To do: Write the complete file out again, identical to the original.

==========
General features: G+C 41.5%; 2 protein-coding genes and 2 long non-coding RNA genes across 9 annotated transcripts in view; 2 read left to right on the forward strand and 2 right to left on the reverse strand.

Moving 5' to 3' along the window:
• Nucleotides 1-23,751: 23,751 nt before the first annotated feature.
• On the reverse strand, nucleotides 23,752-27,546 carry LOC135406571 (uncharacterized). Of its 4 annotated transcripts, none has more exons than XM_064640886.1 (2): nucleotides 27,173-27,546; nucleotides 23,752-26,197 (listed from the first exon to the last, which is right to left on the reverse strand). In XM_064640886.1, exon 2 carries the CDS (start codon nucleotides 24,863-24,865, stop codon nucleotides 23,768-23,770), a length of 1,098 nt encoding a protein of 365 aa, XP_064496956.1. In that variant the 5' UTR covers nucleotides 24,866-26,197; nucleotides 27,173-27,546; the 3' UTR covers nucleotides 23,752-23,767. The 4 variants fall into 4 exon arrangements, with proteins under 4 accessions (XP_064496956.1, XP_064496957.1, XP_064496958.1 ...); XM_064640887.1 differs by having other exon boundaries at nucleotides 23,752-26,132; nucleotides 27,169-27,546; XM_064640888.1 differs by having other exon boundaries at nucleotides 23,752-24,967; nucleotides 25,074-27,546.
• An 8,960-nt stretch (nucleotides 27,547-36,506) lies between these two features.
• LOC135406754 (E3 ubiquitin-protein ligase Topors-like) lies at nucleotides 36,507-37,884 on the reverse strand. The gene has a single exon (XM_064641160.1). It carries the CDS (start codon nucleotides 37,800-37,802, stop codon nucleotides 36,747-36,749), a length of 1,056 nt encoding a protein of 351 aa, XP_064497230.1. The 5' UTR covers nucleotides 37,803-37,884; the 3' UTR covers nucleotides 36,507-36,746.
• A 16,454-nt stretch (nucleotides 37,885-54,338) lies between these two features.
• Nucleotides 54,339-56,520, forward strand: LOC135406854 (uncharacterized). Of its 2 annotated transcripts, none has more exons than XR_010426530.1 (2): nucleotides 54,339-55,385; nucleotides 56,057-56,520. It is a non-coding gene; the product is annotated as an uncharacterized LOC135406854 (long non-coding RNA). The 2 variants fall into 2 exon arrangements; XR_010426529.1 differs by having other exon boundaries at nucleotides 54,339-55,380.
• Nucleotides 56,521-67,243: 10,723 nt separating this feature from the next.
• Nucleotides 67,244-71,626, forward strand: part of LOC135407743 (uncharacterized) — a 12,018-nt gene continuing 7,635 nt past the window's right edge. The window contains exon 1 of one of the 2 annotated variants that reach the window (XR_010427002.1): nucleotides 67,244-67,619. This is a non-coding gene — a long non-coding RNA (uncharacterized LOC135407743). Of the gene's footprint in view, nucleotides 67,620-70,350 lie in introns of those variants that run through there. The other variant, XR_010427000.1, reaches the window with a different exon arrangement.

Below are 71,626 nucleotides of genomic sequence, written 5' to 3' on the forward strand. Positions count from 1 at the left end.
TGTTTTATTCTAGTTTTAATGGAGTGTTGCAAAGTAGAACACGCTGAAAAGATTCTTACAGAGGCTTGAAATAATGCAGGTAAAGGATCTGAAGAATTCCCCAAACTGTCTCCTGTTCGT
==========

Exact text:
General features: G+C 41.5%; 2 protein-coding genes and 2 long non-coding RNA genes across 9 annotated transcripts in view; 2 read left to right on the forward strand and 2 right to left on the reverse strand.

Moving 5' to 3' along the window:
• Nucleotides 1-23,751: 23,751 nt before the first annotated feature.
• On the reverse strand, nucleotides 23,752-27,546 carry LOC135406571 (uncharacterized). Of its 4 annotated transcripts, none has more exons than XM_064640886.1 (2): nucleotides 27,173-27,546; nucleotides 23,752-26,197 (listed from the first exon to the last, which is right to left on the reverse strand). In XM_064640886.1, exon 2 carries the CDS (start codon nucleotides 24,863-24,865, stop codon nucleotides 23,768-23,770), a length of 1,098 nt encoding a protein of 365 aa, XP_064496956.1. In that variant the 5' UTR covers nucleotides 24,866-26,197; nucleotides 27,173-27,546; the 3' UTR covers nucleotides 23,752-23,767. The 4 variants fall into 4 exon arrangements, with proteins under 4 accessions (XP_064496956.1, XP_064496957.1, XP_064496958.1 ...); XM_064640887.1 differs by having other exon boundaries at nucleotides 23,752-26,132; nucleotides 27,169-27,546; XM_064640888.1 differs by having other exon boundaries at nucleotides 23,752-24,967; nucleotides 25,074-27,546.
• An 8,960-nt stretch (nucleotides 27,547-36,506) lies between these two features.
• LOC135406754 (E3 ubiquitin-protein ligase Topors-like) lies at nucleotides 36,507-37,884 on the reverse strand. The gene has a single exon (XM_064641160.1). It carries the CDS (start codon nucleotides 37,800-37,802, stop codon nucleotides 36,747-36,749), a length of 1,056 nt encoding a protein of 351 aa, XP_064497230.1. The 5' UTR covers nucleotides 37,803-37,884; the 3' UTR covers nucleotides 36,507-36,746.
• A 16,454-nt stretch (nucleotides 37,885-54,338) lies between these two features.
• Nucleotides 54,339-56,520, forward strand: LOC135406854 (uncharacterized). Of its 2 annotated transcripts, none has more exons than XR_010426530.1 (2): nucleotides 54,339-55,385; nucleotides 56,057-56,520. It is a non-coding gene; the product is annotated as an uncharacterized LOC135406854 (long non-coding RNA). The 2 variants fall into 2 exon arrangements; XR_010426529.1 differs by having other exon boundaries at nucleotides 54,339-55,380.
• Nucleotides 56,521-67,243: 10,723 nt separating this feature from the next.
• Nucleotides 67,244-71,626, forward strand: part of LOC135407743 (uncharacterized) — a 12,018-nt gene continuing 7,635 nt past the window's right edge. The window contains exon 1 of one of the 2 annotated variants that reach the window (XR_010427002.1): nucleotides 67,244-67,619. This is a non-coding gene — a long non-coding RNA (uncharacterized LOC135407743). Of the gene's footprint in view, nucleotides 67,620-70,350 lie in introns of those variants that run through there. The other variant, XR_010427000.1, reaches the window with a different exon arrangement.

Below are 71,626 nucleotides of genomic sequence, written 5' to 3' on the forward strand. Positions count from 1 at the left end.
TGTTTTATTCTAGTTTTAATGGAGTGTTGCAAAGTAGAACACGCTGAAAAGATTCTTACAGAGGCTTGAAATAATGCAGGTAAAGGATCTGAAGAATTCCCCAAACTGTCTCCTGTTCGT